After reading this American Libraries column, I started thinking about the Plainfield Public Library's rich history of bequests. The generosity of three families made our Library what it is.
Ebanezer and Celeste Nimmons left $25,000 to the Village of Plainfield "if the town shall have organized a free public library" to establish, equip and operate a tax-supported library.
George and Marietta McClester left a charitable remainder trust to the Village of Plainfield "to secure a proper and suitable site and cause to be erected" a library building. Any funds remaining following the building could then be used for maintenance of the library building.
The Village established the McClester-Nimmons Village of Plainfield Free Public Library in 1925. In 1926, the Library opened its doors, in a small, frame building on the south side of Lockport Street.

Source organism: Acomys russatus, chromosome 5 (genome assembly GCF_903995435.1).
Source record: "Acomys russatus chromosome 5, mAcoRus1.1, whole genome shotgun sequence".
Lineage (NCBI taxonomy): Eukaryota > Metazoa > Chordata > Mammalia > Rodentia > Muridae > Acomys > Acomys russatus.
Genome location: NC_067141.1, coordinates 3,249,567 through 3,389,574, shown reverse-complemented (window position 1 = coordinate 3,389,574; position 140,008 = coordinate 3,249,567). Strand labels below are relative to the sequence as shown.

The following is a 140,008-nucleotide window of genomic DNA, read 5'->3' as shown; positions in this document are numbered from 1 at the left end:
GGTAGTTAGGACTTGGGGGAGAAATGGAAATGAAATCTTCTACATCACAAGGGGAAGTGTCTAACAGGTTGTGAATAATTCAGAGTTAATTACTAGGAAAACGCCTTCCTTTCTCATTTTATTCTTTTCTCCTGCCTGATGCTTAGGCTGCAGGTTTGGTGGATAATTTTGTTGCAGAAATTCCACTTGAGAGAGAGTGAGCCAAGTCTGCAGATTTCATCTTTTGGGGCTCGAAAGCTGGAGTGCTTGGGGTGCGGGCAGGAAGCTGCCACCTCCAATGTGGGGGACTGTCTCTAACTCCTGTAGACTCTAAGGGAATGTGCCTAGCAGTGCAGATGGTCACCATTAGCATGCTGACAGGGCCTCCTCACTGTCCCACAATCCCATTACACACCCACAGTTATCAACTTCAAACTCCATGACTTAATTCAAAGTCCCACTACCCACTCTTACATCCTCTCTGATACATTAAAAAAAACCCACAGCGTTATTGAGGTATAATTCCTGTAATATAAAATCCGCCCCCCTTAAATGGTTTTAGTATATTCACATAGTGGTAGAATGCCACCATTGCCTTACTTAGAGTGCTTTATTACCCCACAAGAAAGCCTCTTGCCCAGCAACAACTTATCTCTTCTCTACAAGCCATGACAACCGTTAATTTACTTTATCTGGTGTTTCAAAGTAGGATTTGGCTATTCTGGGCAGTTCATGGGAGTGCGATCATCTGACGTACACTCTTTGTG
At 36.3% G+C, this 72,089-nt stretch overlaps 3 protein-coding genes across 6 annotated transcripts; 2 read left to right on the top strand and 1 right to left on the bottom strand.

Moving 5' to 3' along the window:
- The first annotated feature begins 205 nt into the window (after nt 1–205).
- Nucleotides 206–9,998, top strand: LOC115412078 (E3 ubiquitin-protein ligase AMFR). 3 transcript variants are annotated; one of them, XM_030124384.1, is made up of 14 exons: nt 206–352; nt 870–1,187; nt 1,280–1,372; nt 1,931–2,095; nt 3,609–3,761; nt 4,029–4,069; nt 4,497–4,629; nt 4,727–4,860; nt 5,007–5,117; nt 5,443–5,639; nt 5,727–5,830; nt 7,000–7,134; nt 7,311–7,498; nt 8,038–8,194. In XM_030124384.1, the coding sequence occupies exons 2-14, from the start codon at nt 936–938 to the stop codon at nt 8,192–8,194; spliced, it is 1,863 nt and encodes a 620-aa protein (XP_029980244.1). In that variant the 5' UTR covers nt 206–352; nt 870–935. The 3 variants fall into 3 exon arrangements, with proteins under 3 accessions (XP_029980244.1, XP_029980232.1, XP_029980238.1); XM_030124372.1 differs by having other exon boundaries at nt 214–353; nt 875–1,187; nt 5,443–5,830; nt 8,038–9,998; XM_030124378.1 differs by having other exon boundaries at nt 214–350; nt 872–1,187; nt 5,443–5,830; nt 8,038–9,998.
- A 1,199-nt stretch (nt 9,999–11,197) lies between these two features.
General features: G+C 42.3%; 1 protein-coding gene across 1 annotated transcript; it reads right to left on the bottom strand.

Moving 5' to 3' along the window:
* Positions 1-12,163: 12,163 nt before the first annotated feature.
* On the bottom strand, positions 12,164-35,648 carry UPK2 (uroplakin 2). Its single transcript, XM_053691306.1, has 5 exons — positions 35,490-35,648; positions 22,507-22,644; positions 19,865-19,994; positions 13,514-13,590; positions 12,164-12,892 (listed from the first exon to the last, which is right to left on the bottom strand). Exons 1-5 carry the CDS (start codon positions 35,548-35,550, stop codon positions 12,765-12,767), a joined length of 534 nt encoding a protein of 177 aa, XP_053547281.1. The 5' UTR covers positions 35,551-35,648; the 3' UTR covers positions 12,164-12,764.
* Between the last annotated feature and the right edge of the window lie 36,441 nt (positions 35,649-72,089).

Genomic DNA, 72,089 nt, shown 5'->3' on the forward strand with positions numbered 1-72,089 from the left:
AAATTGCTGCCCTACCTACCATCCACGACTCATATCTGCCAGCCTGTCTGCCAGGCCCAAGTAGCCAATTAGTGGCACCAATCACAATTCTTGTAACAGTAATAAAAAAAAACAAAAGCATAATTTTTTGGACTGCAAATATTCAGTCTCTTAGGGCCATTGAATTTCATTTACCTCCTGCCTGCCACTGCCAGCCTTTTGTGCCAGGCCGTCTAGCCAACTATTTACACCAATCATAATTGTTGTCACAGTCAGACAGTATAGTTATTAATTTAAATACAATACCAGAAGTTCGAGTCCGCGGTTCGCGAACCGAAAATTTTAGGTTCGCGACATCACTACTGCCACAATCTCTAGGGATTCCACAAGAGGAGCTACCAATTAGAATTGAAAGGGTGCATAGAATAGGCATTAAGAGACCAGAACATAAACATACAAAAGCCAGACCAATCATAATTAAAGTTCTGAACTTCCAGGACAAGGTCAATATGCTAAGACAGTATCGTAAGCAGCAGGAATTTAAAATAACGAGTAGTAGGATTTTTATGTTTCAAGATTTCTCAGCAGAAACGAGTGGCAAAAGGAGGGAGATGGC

In 1940, the remainder of the two estates was used to purchase the property at 705 N. Illinois Street and build a new 2,700 square foot library. The McClester and Nimmons names can still be seen, carved in stone above the former entrance to the building that opened in 1941, now the Original Library Room.
Fannie Stratton left the remainder of her estate, a 160-acre farm, to the McClester-Nimmons Village of Plainfield Free Public Library. The farm was operated by the Library from 1954 to 1988, for additional income. Proceeds from the sale of the farm were used to help construct the 1990 addition to the Library and for the build out of the lower level in 1996.
The Nimmons, McClester and Stratton families left a lasting legacy to Plainfield with bequests that allowed our Library to grow into the vibrant community hub it is today.